Intervention: Laser-assisted hair removal was performed under 4 different pretreatment conditions. Eighteen areas of unwanted body and facial hair from 12 study subjects were divided into 4 quadrants. Wax epilation followed by application of a carbon-based solution and exposure to Q-switched Nd:YAG laser radiation was performed on 1 quadrant. A second quadrant was wax epilated and exposed to Q-switched Nd:YAG laser radiation without prior carbon solution application. A third quadrant was exposed to laser radiation alone, and a final quadrant was wax epilated to serve as the control. Follow-up evaluations at 1, 3, and 6 months consisted of photographic documentation, manual hair counts, and patient hair-density estimates.

Main Outcome Measure: Percentage of hair regrowth as assessed by objective hair counts and patient subjective evaluations.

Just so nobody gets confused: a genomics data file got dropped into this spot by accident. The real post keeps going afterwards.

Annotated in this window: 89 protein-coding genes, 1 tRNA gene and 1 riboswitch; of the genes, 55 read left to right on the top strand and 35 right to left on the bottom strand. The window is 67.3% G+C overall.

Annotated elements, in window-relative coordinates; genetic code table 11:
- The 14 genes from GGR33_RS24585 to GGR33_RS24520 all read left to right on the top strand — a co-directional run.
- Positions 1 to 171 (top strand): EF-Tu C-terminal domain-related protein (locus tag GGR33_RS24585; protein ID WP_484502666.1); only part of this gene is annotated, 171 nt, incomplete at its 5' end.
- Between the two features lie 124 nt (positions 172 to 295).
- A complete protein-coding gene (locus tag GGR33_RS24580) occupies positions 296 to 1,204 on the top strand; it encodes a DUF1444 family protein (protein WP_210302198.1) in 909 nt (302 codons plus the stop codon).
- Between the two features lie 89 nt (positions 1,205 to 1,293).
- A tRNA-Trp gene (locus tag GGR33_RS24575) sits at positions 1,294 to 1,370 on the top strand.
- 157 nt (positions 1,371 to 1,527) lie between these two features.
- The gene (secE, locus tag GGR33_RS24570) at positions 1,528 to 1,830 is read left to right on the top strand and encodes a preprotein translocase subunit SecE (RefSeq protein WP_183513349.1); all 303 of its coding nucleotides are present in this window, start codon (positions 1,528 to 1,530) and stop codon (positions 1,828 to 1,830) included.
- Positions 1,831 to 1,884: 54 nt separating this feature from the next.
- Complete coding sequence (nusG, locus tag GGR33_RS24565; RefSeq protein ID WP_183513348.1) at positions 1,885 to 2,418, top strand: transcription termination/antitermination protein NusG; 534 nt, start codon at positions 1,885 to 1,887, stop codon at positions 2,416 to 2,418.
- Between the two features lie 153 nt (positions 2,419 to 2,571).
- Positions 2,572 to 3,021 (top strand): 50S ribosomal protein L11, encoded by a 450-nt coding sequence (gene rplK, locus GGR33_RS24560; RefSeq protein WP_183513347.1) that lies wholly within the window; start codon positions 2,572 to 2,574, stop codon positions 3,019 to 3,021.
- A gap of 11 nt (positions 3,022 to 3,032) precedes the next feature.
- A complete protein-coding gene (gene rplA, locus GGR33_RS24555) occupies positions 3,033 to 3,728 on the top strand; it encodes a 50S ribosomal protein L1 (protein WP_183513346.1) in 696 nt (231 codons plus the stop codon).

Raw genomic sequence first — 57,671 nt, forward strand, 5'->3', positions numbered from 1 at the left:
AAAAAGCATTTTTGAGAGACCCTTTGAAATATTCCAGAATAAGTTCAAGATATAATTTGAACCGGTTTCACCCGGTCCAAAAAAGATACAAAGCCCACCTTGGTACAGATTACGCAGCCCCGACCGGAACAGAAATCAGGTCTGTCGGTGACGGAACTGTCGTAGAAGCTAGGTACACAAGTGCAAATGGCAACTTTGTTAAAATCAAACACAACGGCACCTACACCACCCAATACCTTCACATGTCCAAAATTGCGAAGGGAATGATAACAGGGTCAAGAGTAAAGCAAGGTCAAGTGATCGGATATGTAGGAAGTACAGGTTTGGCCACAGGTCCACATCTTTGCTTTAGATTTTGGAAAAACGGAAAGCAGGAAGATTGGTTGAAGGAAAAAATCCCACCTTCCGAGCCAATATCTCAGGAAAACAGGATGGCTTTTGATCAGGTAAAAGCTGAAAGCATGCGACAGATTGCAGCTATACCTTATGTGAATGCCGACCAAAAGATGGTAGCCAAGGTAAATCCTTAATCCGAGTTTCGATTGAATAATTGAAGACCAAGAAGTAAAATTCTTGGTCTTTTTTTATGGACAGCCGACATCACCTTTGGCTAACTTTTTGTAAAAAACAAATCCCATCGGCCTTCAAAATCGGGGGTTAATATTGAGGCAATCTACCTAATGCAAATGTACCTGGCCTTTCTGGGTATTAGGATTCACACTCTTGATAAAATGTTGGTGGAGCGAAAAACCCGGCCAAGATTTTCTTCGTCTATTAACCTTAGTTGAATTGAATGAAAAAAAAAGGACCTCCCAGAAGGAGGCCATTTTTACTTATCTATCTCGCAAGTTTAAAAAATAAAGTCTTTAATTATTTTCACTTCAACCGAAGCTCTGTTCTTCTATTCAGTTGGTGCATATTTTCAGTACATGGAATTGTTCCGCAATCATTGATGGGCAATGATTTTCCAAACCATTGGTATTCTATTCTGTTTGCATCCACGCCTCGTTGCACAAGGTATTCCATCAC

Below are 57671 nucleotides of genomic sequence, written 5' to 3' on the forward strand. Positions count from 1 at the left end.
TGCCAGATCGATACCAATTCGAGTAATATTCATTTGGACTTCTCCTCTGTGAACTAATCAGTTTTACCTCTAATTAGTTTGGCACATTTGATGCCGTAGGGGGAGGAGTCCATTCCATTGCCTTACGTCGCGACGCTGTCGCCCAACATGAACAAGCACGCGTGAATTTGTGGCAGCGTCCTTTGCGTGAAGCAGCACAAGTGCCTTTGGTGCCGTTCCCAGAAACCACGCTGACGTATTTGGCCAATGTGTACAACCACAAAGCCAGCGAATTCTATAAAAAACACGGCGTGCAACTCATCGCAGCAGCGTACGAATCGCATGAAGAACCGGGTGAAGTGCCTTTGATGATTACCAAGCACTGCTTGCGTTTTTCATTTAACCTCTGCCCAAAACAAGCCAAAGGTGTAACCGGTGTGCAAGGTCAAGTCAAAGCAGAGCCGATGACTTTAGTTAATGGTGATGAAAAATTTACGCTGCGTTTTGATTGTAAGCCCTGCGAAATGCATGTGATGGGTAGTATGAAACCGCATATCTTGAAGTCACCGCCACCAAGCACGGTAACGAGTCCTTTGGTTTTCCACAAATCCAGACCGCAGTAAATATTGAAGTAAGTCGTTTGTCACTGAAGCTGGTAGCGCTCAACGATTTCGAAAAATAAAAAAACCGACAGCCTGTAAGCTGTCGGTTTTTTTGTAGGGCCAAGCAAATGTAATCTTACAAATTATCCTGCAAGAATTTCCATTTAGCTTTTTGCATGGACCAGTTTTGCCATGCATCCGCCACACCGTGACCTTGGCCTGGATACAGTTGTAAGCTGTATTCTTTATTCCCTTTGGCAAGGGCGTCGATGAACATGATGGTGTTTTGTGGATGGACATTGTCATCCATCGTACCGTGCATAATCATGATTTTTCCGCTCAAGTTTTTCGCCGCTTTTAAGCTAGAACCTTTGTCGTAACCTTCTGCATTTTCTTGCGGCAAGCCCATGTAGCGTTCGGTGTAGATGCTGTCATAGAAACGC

Results: Mean percentage of hair regrowth at 1 month was 39.9% for the wax-carbon-laser quadrant, 46.7% for the wax-laser quadrant, 66.1% for the laser-alone quadrant, and 77.9% for the wax control quadrant. The percentage of hair regrowth approximately doubled by 3 months but was significantly delayed in all laser-treated quadrants regardless of pretreatment protocol. Full hair regrowth in all anatomic locations was observed by month 6. Patient subjective evaluations of hair density closely approximated hair count data. No adverse effects or long-term complications were observed.